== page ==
Of Mice and Men have achieved a huge amount in such a short period of time as band. 2014’s Restoring Force led to tours with Linkin Park, a top 5 Billboard 200 record, and sold out show at London’s Brixton Academy; so new album Cold World has a lot resting on it’s shoulders.
It’s immediate from the opening notes of ‘Game of War’ that once again Of Mice and Men aren’t afraid of changing their sound; channelling softer elements of Grunge with hints of Nine Inch Nails, it’s by far the most ambitious track they’ve ever written. ‘The Lie’ takes you back to familiar territory, echoing far more the Of Mice and Men of old, though the faux-political lyrics are jarring. ‘Pain’ stands out as the heaviest track on Cold World with slipknot-lite guitars, while ‘Like A Ghost’ has the potential to be the best track on the album, let down by it’s production…which leads us onto the next point.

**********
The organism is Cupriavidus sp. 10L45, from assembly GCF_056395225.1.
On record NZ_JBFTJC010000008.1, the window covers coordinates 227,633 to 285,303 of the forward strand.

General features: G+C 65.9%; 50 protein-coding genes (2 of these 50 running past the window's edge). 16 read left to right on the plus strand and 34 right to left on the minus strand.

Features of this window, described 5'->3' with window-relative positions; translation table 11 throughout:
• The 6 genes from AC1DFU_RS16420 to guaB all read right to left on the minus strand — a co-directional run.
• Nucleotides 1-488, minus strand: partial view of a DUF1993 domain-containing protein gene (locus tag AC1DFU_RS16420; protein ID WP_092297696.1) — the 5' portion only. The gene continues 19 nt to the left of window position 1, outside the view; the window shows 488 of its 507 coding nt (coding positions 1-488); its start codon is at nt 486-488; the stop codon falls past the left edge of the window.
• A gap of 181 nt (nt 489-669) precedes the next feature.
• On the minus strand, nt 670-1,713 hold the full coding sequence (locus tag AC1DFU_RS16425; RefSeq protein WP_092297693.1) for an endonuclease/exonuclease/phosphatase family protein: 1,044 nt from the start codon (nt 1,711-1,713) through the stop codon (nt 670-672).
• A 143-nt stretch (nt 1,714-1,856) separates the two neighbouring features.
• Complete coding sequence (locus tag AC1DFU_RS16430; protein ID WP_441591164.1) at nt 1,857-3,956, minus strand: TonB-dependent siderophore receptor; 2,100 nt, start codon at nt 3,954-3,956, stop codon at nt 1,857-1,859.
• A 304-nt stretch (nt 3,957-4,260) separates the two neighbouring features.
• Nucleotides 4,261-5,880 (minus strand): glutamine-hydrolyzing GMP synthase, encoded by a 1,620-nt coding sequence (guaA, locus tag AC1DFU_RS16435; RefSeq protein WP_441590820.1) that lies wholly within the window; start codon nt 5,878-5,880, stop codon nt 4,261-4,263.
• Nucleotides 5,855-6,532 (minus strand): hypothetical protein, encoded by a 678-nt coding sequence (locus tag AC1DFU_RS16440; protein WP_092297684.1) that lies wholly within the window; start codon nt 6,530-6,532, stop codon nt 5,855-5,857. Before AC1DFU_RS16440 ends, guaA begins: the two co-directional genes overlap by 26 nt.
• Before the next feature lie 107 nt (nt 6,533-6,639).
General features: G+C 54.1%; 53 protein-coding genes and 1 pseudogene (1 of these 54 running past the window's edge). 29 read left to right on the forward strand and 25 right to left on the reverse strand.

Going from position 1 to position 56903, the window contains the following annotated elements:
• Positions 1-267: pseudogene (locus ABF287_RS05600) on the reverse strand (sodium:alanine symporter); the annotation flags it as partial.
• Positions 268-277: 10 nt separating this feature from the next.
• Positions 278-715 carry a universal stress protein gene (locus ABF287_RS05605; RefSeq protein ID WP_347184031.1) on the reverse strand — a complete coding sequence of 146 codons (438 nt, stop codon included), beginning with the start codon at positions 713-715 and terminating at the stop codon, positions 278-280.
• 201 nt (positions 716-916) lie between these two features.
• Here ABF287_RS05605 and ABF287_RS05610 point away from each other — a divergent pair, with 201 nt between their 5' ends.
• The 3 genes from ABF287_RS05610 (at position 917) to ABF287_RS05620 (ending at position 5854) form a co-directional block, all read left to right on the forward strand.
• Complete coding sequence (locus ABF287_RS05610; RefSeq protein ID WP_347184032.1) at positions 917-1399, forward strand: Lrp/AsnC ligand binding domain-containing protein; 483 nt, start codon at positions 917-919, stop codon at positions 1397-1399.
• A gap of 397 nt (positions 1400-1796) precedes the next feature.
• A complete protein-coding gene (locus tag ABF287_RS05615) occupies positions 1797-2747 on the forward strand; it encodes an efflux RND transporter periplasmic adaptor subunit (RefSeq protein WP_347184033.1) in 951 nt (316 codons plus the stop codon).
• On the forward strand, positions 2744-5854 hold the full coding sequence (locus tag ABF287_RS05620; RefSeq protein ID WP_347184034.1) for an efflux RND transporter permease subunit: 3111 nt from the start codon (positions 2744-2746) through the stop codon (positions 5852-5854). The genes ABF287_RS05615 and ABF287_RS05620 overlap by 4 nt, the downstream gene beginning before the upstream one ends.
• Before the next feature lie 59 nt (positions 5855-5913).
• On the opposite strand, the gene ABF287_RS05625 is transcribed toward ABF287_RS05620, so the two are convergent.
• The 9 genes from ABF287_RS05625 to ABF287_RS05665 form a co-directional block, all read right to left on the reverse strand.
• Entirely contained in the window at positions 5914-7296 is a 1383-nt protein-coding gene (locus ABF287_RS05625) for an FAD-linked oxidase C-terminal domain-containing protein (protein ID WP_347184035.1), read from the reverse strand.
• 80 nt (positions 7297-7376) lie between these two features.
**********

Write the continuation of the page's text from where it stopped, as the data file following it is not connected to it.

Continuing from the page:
The overall production of Cold World unfortunately sucks any life the tracks may have had, live they could have more of an impact, but the guitar tone in particular is so low in the mix and has so little personality that it’s hard to feel any emotion from what the band may be trying to achieve. ‘Pain’ in particular with a beefy, bass-led tone could be brilliant, but it just isn’t.
There are positives however, Austin Carlile and Aaron Pauley’s vocals throughout sound incredible, and breathe some feeling into the tracks that lack elsewhere, but that’s a minor salvage for the album.
Cold World is a huge opportunity for Of Mice and Men, providing them with a real chance to get radio airtime and consolidate their position as a leading rock/metal band both here and in the States, however it also runs the risk of alienating older fans too. Changing sound is a common theme this year as evidenced by Bring Me The Horizon and letlive., both who achieved it far more successfully. Given time, a few more songs like ‘Game of War’ and a remastered version, and Cold World may well fare a little better.